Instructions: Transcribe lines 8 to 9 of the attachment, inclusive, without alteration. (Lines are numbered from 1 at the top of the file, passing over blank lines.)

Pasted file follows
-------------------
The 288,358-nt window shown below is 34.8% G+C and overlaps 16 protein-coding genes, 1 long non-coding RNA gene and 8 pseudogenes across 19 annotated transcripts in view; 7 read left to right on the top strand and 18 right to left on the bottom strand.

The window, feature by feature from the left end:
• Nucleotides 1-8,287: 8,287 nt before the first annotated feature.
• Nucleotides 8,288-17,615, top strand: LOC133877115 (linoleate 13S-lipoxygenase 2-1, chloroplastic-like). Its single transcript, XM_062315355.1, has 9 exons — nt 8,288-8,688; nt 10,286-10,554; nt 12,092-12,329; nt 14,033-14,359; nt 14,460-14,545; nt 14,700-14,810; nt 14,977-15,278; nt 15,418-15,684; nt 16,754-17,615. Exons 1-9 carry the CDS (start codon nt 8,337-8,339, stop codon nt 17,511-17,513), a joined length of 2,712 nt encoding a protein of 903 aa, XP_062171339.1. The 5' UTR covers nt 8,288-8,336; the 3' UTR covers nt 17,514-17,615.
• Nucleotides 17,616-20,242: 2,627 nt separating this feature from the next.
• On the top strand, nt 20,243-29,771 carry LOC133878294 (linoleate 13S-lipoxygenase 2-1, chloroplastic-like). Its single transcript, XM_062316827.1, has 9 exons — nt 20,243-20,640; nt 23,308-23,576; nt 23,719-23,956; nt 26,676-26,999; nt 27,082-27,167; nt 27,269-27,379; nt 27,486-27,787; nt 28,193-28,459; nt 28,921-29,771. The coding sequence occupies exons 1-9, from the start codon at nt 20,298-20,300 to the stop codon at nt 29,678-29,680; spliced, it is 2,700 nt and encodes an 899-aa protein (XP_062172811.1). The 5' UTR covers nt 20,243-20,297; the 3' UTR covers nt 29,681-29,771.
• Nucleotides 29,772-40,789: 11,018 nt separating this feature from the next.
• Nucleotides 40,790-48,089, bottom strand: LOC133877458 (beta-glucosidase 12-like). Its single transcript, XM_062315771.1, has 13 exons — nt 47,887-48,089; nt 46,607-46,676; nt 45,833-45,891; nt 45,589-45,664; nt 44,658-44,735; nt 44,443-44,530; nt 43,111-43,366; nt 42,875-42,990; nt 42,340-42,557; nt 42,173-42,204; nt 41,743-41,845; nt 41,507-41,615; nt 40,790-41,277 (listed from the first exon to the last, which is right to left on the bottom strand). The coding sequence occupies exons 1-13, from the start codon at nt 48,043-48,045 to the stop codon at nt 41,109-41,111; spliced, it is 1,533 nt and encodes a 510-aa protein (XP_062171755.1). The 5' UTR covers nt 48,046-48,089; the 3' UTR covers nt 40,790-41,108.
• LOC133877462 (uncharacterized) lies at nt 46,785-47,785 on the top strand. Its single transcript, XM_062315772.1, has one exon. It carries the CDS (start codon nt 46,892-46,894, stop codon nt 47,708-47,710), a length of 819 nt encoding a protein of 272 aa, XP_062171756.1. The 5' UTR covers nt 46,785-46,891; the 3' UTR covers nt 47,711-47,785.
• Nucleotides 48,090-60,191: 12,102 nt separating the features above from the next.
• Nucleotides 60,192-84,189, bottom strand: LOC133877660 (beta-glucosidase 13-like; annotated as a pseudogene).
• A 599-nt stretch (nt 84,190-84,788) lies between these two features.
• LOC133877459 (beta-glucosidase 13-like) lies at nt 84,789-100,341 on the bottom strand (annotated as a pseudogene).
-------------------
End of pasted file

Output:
• Nucleotides 40,790-48,089, bottom strand: LOC133877458 (beta-glucosidase 12-like). Its single transcript, XM_062315771.1, has 13 exons — nt 47,887-48,089; nt 46,607-46,676; nt 45,833-45,891; nt 45,589-45,664; nt 44,658-44,735; nt 44,443-44,530; nt 43,111-43,366; nt 42,875-42,990; nt 42,340-42,557; nt 42,173-42,204; nt 41,743-41,845; nt 41,507-41,615; nt 40,790-41,277 (listed from the first exon to the last, which is right to left on the bottom strand). The coding sequence occupies exons 1-13, from the start codon at nt 48,043-48,045 to the stop codon at nt 41,109-41,111; spliced, it is 1,533 nt and encodes a 510-aa protein (XP_062171755.1). The 5' UTR covers nt 48,046-48,089; the 3' UTR covers nt 40,790-41,108.
• LOC133877462 (uncharacterized) lies at nt 46,785-47,785 on the top strand. Its single transcript, XM_062315772.1, has one exon. It carries the CDS (start codon nt 46,892-46,894, stop codon nt 47,708-47,710), a length of 819 nt encoding a protein of 272 aa, XP_062171756.1. The 5' UTR covers nt 46,785-46,891; the 3' UTR covers nt 47,711-47,785.